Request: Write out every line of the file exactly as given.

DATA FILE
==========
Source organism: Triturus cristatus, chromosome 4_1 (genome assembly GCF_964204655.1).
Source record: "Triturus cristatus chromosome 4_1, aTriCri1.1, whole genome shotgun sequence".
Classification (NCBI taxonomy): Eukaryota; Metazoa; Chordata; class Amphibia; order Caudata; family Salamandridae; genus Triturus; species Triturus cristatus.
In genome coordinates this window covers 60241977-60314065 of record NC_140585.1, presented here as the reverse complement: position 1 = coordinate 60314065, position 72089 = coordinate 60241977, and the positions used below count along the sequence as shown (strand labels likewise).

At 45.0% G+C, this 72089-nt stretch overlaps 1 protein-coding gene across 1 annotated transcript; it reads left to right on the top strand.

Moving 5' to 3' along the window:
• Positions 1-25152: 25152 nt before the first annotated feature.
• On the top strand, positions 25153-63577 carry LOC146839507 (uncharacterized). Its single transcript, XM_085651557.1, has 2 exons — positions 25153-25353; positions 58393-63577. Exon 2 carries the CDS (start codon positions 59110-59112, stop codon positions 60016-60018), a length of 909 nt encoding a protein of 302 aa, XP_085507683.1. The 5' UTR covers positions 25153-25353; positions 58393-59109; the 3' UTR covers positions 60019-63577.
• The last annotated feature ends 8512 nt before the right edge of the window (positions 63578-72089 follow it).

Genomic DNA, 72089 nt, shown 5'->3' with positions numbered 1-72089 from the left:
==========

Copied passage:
Source organism: Triturus cristatus, chromosome 4_1 (genome assembly GCF_964204655.1).
Source record: "Triturus cristatus chromosome 4_1, aTriCri1.1, whole genome shotgun sequence".
Classification (NCBI taxonomy): Eukaryota; Metazoa; Chordata; class Amphibia; order Caudata; family Salamandridae; genus Triturus; species Triturus cristatus.
In genome coordinates this window covers 60241977-60314065 of record NC_140585.1, presented here as the reverse complement: position 1 = coordinate 60314065, position 72089 = coordinate 60241977, and the positions used below count along the sequence as shown (strand labels likewise).

At 45.0% G+C, this 72089-nt stretch overlaps 1 protein-coding gene across 1 annotated transcript; it reads left to right on the top strand.

Moving 5' to 3' along the window:
• Positions 1-25152: 25152 nt before the first annotated feature.
• On the top strand, positions 25153-63577 carry LOC146839507 (uncharacterized). Its single transcript, XM_085651557.1, has 2 exons — positions 25153-25353; positions 58393-63577. Exon 2 carries the CDS (start codon positions 59110-59112, stop codon positions 60016-60018), a length of 909 nt encoding a protein of 302 aa, XP_085507683.1. The 5' UTR covers positions 25153-25353; positions 58393-59109; the 3' UTR covers positions 60019-63577.
• The last annotated feature ends 8512 nt before the right edge of the window (positions 63578-72089 follow it).

Genomic DNA, 72089 nt, shown 5'->3' with positions numbered 1-72089 from the left: